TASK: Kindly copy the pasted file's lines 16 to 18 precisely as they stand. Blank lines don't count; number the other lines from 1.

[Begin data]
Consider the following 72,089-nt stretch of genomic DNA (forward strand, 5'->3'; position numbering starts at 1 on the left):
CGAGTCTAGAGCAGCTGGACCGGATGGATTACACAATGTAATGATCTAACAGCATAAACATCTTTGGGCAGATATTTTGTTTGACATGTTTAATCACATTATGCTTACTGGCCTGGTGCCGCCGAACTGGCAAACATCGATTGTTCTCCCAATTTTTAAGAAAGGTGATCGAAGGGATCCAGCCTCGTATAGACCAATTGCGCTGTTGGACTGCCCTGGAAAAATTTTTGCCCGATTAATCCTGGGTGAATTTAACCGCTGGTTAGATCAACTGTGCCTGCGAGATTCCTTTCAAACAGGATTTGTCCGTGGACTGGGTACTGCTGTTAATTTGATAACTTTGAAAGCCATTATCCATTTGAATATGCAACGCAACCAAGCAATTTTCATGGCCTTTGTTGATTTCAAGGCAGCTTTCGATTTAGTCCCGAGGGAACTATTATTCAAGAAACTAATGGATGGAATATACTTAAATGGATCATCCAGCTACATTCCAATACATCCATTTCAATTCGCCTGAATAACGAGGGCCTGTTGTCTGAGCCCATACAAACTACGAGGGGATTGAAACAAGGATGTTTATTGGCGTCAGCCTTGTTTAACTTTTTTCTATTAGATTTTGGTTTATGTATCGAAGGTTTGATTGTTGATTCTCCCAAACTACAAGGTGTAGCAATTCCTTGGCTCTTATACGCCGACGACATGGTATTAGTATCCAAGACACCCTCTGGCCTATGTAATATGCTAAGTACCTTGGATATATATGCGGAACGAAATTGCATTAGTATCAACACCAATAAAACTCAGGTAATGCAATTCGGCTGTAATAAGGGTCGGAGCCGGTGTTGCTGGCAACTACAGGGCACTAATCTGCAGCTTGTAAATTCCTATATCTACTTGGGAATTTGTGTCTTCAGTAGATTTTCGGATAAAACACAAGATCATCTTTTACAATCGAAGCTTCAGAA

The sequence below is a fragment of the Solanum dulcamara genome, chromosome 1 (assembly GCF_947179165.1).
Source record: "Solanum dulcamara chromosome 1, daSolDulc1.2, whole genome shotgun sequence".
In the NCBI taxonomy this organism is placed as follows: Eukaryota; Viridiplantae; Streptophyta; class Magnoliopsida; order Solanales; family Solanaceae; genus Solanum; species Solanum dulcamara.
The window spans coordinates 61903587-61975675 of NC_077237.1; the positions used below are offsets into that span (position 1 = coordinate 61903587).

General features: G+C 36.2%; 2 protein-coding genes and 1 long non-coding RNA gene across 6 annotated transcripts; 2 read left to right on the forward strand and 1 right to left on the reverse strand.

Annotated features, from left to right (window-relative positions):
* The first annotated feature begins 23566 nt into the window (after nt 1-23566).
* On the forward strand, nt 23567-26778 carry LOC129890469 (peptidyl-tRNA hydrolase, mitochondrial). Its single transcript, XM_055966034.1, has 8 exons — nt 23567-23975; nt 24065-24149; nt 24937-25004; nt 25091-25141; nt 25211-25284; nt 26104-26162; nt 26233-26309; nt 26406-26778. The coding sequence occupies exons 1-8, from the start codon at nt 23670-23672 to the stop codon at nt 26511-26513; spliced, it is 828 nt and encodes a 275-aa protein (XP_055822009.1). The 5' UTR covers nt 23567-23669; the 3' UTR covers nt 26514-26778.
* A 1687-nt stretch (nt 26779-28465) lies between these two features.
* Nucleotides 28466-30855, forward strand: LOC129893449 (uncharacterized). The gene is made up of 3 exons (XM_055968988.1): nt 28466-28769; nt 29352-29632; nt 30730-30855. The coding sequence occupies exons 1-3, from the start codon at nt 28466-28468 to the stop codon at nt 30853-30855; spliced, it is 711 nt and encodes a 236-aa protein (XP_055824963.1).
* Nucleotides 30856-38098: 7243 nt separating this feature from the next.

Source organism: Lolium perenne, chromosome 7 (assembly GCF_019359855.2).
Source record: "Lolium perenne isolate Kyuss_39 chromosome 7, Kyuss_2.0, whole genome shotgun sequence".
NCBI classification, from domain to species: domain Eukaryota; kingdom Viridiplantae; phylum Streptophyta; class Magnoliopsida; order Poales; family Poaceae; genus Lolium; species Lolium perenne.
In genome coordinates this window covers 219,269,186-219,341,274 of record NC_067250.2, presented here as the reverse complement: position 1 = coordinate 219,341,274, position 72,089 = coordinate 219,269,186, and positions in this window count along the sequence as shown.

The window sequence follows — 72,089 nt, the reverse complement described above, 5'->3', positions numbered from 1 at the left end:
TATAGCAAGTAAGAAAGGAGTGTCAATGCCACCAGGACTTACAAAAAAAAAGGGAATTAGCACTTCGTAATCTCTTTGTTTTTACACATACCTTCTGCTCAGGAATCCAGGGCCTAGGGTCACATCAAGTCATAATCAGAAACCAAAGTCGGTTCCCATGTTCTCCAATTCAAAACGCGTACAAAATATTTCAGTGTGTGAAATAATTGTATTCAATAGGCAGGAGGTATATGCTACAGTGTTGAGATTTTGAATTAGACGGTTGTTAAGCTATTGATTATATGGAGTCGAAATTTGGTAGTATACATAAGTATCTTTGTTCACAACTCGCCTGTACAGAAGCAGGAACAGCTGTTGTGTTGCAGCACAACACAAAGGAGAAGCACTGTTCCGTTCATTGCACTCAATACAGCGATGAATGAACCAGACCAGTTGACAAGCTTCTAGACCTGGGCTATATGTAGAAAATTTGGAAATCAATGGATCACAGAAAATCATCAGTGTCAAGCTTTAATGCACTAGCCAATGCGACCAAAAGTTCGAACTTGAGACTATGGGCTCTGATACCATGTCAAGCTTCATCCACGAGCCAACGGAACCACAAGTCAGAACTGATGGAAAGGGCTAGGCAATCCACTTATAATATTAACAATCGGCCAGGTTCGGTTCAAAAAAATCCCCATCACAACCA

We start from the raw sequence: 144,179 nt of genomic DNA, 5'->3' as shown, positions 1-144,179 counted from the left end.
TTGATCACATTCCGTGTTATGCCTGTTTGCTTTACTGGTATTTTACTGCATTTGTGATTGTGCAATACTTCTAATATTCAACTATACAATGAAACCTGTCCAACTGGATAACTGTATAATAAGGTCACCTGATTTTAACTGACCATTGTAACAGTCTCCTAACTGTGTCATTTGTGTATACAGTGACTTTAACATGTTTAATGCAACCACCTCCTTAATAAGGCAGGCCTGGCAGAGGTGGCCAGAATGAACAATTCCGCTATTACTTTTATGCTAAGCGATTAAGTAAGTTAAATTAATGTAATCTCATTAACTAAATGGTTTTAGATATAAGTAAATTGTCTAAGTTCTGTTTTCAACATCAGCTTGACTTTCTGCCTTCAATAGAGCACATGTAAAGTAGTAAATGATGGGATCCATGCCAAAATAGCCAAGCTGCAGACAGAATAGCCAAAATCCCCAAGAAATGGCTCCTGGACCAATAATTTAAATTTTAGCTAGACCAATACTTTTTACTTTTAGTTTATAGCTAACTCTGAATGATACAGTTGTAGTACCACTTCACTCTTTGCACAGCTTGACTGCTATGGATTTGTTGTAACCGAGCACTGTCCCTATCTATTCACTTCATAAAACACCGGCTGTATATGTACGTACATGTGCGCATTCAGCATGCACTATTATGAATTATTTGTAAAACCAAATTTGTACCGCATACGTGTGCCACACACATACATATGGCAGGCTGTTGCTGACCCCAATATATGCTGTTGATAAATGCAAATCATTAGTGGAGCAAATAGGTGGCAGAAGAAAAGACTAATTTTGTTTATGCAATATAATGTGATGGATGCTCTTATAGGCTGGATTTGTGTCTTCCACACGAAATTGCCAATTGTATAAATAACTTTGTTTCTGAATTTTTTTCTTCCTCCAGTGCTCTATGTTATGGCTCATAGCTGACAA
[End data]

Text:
NCBI classification, from domain to species: domain Eukaryota; kingdom Viridiplantae; phylum Streptophyta; class Magnoliopsida; order Poales; family Poaceae; genus Lolium; species Lolium perenne.
In genome coordinates this window covers 219,269,186-219,341,274 of record NC_067250.2, presented here as the reverse complement: position 1 = coordinate 219,341,274, position 72,089 = coordinate 219,269,186, and positions in this window count along the sequence as shown.

The window sequence follows — 72,089 nt, the reverse complement described above, 5'->3', positions numbered from 1 at the left end: